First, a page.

Volume 13, Number 5—May 2007
Books and Media
Several Worlds: Reminiscences and Reflections of a Chinese-American Physician
World Scientific Publishing Company, Hackensack, New Jersey, 2005
ISBN-10: 9812564098, ISBN-13: 978-9812564092
Pages: 348; Price: US $48.00
Dr. Monto Ho is a well-known infectious disease specialist whose major achievements are in interferon research and the control of antimicrobial drug resistance. The son of a Chinese diplomat, he received his early education in Ankara, Berlin, Vienna, and Brooklyn, New York. When he was 14 years old, his father took him back to the People’s Republic of China and impressed on him the importance of Chinese culture.
In the first 2 parts of this book, Dr. Ho takes readers through his experiences in childhood and adulthood. During World War II, he was deeply immersed in Chinese culture. He then studied philosophy as an undergraduate and medicine at Harvard University and received his M.D. degree in 1954. After that important period, Dr. Ho began his pioneering work in interferon research and viral infections in transplant patients at the University of Pittsburgh School of Medicine in 1959. He then changed the direction of his research to help Taiwanese doctors face and solve the critical problem of antimicrobial drug resistance in Taiwan.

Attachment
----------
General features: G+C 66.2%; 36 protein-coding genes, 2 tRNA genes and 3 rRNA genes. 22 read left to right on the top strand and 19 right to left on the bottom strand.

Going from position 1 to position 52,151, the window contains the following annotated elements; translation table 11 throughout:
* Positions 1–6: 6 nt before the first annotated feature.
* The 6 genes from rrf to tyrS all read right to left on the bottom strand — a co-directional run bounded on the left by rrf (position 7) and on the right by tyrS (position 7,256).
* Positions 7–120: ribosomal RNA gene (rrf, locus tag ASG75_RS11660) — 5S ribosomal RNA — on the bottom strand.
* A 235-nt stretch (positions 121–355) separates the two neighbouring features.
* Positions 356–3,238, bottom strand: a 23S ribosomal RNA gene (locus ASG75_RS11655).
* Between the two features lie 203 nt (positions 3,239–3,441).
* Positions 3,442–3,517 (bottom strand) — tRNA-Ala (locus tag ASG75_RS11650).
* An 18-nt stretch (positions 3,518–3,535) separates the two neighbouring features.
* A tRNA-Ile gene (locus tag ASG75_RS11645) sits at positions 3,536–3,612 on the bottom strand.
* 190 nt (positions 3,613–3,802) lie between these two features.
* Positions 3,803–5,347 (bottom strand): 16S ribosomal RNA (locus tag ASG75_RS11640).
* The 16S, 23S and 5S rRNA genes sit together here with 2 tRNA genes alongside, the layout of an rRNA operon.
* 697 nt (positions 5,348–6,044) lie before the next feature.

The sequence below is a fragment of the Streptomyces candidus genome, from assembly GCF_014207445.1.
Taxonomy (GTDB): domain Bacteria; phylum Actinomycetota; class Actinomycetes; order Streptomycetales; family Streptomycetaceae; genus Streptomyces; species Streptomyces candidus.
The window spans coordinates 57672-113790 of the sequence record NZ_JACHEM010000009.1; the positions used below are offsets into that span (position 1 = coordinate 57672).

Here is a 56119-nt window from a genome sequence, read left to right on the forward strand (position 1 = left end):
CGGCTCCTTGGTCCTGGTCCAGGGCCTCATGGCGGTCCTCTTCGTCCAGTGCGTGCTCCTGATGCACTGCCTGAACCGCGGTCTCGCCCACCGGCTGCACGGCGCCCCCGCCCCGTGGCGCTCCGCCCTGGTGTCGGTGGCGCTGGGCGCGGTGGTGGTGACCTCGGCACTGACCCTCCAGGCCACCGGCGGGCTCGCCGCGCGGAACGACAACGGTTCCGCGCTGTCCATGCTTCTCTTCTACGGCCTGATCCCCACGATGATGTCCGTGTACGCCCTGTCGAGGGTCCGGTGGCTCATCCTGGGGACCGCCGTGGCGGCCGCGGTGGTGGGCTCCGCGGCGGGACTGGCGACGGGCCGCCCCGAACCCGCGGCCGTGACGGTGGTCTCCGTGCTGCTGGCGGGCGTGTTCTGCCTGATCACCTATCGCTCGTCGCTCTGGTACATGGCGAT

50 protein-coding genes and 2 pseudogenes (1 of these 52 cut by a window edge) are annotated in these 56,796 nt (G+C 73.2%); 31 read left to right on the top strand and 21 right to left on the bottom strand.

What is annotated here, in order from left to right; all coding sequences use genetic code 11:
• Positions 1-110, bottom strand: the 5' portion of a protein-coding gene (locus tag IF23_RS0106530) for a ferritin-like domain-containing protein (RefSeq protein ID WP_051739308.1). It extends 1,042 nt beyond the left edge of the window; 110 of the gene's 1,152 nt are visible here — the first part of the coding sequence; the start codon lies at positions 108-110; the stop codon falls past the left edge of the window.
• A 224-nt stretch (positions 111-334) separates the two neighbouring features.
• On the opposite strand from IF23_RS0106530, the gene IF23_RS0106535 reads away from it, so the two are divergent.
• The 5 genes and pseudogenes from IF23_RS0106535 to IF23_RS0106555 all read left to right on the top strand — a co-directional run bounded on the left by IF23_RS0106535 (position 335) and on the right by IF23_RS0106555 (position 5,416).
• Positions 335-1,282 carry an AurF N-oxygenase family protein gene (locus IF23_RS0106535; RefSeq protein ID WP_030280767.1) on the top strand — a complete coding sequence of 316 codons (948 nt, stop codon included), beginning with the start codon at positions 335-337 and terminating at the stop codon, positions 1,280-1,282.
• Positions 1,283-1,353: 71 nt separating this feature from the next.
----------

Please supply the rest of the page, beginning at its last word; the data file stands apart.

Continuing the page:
The 2 most interesting chapters in this book are “Academic Medicine” and “The Ups and Downs of a Department,” in which Dr. Ho offers a behind-the-scenes perspective and looks at the role of basic disciplinary sciences at schools of public health. He describes himself as a lifelong learner and problem solver. His insights into Chinese and American cultures will put readers in a thoughtful mood.
Since 1998, Dr. Ho has organized the Taiwan Surveillance of Antimicrobial Resistance Program, a nationwide surveillance project indigenous to Taiwan that is supported by the National Health Research Institutes. He is also involved in the periodic surveillance of antimicrobial drug resistance through the centralized collection and testing of representative isolates from major hospital laboratories.
Dr. Ho uses his personal charm and intelligence in a philosophical and scientific autobiography to provide information that enables readers to ponder their own thinking about scientific research. His concept of education is that it is a lifelong experience and process. He suggests that 1 way to be a successful person is to keep on learning, reflecting, and striving for insights and answers to questions.